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Medical News & Perspectives |

Studies Reveal Underlying Mechanism for Chemotherapy’s Adverse Effects on Brain

Tracy Hampton, PhD
JAMA. 2008;299(21):2494. doi:10.1001/jama.299.21.2494.
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Advances in cancer chemotherapy have brought longer and more active lives for many patients but have left some with a mysterious and troubling burden. In some instances, the first sign may be subtle: a slow, almost imperceptible development of forgetfulness or loss of concentration. In other cases, patients experience a sudden onset of severe cognitive dysfunction many months after treatment has stopped.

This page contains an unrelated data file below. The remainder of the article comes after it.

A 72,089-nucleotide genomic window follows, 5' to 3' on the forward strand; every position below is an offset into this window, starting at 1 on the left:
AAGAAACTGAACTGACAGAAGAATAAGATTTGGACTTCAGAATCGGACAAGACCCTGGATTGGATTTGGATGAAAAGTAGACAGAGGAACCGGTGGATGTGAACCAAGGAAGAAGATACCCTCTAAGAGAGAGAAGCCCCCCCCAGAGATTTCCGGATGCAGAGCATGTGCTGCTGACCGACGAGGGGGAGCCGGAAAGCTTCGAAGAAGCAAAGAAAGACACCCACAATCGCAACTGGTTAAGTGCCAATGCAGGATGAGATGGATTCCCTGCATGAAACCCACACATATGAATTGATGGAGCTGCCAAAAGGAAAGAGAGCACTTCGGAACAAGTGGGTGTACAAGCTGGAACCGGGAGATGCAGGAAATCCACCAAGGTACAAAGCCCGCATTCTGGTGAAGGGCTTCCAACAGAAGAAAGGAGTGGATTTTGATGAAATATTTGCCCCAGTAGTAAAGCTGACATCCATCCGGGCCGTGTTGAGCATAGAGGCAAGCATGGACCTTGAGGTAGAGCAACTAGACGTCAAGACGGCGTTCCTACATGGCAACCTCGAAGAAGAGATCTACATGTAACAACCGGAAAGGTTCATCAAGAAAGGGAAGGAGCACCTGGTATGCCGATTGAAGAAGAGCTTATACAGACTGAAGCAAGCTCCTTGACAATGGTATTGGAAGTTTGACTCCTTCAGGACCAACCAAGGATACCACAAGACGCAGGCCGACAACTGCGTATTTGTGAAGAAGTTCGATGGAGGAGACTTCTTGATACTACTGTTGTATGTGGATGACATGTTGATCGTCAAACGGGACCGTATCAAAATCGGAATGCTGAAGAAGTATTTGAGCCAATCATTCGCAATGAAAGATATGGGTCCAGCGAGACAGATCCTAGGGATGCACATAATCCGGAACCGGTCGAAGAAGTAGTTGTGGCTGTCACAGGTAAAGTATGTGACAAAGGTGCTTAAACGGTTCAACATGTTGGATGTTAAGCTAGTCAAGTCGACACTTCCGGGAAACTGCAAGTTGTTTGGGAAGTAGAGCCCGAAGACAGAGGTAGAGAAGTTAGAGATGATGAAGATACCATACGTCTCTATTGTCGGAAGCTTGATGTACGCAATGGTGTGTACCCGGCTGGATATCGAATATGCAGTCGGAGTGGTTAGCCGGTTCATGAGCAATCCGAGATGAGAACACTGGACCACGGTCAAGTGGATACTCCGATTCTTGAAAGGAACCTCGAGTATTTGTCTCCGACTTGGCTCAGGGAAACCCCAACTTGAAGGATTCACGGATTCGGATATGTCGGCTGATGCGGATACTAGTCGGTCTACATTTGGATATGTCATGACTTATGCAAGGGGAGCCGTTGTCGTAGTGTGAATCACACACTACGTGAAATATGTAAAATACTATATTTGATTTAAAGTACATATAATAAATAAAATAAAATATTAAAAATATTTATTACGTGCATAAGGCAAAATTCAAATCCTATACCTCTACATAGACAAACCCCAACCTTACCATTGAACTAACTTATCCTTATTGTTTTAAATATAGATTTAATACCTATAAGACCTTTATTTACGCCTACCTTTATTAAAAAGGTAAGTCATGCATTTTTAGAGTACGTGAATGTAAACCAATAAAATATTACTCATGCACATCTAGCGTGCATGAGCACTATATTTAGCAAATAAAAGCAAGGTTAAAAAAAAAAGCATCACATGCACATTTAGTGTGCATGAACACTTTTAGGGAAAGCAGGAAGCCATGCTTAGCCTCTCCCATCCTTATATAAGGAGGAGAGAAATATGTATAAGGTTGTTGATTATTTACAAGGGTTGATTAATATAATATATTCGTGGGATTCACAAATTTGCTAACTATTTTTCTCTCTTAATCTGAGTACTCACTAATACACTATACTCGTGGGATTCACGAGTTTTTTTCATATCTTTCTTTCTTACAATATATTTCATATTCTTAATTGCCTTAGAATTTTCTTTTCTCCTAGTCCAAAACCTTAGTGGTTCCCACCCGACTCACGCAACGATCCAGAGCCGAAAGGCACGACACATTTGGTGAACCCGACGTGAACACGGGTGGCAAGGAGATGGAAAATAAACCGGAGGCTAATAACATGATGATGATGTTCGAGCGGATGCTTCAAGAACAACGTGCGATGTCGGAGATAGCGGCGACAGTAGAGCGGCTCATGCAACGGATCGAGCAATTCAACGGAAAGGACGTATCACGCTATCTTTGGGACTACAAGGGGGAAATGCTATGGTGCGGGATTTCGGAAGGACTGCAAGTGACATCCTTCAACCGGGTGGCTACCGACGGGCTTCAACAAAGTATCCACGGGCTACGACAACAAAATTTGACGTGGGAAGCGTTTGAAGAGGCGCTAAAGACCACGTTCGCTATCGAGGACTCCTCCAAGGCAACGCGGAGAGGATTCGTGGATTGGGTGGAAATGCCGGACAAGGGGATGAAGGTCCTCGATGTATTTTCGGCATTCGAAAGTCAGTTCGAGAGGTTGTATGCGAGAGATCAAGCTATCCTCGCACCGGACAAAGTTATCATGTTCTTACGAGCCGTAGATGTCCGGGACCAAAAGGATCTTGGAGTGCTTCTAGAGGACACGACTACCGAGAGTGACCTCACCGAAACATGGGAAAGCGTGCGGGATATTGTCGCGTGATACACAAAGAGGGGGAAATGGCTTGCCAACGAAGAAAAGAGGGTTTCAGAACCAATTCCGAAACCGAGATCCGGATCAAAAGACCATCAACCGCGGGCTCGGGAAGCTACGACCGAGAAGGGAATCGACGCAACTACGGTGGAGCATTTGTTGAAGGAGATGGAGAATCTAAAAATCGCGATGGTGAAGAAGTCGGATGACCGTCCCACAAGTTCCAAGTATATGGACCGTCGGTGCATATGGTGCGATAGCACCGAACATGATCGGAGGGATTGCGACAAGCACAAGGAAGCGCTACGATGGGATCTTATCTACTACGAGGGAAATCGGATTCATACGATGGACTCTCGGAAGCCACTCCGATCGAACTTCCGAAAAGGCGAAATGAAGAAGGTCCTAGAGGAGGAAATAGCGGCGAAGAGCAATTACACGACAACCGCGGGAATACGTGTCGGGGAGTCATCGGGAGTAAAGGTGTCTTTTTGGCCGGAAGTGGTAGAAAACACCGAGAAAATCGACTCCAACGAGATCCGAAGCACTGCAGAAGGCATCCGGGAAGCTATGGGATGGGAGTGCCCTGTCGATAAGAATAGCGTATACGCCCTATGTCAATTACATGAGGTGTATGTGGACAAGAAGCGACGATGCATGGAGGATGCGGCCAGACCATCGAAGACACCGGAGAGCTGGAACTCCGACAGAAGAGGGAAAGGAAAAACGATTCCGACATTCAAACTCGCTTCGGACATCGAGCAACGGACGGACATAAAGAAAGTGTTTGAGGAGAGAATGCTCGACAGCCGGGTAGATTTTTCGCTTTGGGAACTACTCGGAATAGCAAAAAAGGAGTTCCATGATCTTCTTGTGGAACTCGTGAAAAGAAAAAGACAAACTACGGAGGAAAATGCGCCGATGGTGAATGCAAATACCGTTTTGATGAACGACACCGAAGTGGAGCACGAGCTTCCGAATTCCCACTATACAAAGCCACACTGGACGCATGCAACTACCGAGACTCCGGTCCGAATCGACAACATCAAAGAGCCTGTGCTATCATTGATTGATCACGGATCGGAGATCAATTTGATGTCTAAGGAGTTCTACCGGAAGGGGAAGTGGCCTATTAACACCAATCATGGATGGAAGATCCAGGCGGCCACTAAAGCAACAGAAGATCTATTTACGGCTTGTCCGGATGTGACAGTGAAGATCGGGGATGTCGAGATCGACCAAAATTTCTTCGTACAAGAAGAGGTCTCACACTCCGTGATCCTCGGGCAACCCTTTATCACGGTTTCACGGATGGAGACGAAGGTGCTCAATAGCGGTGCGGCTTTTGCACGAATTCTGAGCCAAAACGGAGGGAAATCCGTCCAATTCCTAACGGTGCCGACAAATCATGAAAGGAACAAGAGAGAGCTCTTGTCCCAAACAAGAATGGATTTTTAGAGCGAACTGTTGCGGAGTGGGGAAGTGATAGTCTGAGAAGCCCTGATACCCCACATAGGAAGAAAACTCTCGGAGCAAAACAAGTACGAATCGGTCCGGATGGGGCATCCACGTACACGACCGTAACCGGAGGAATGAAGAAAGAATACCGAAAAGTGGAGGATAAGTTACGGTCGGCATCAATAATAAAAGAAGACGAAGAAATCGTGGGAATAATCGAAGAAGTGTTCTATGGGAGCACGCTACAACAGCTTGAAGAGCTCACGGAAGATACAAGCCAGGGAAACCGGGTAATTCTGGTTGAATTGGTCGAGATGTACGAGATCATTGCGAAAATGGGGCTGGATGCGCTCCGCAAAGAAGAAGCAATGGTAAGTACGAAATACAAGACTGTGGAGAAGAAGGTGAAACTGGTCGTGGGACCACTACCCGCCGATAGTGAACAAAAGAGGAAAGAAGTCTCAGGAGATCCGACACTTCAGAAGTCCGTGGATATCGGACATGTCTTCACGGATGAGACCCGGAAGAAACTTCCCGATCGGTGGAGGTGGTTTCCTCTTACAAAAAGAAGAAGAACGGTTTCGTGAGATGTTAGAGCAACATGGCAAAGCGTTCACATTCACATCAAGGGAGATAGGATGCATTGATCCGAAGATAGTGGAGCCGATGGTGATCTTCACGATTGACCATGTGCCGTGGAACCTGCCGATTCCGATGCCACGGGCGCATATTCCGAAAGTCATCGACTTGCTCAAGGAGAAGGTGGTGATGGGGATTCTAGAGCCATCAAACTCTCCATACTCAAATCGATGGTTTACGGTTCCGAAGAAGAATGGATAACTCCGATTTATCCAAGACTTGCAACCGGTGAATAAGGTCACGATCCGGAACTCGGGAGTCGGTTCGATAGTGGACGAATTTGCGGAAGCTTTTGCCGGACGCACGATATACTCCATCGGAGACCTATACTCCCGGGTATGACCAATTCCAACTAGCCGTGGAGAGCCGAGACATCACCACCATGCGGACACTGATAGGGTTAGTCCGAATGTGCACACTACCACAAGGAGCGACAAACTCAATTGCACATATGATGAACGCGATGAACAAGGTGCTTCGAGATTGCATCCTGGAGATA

Although some clinicians have been skeptical that such adverse effects—coined “chemobrain” by some—are associated with anticancer drugs, over the years others have been documenting the phenomenon. Now, researchers are beginning to understand how these effects arise and are hopeful that ongoing research will help to prevent them.

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A recent study reveals a mechanism involved in the delayed cognitive dysfunction reported by some patients following chemotherapy.

(Photo credit: Sam Ogden/www.sciencesource.com)

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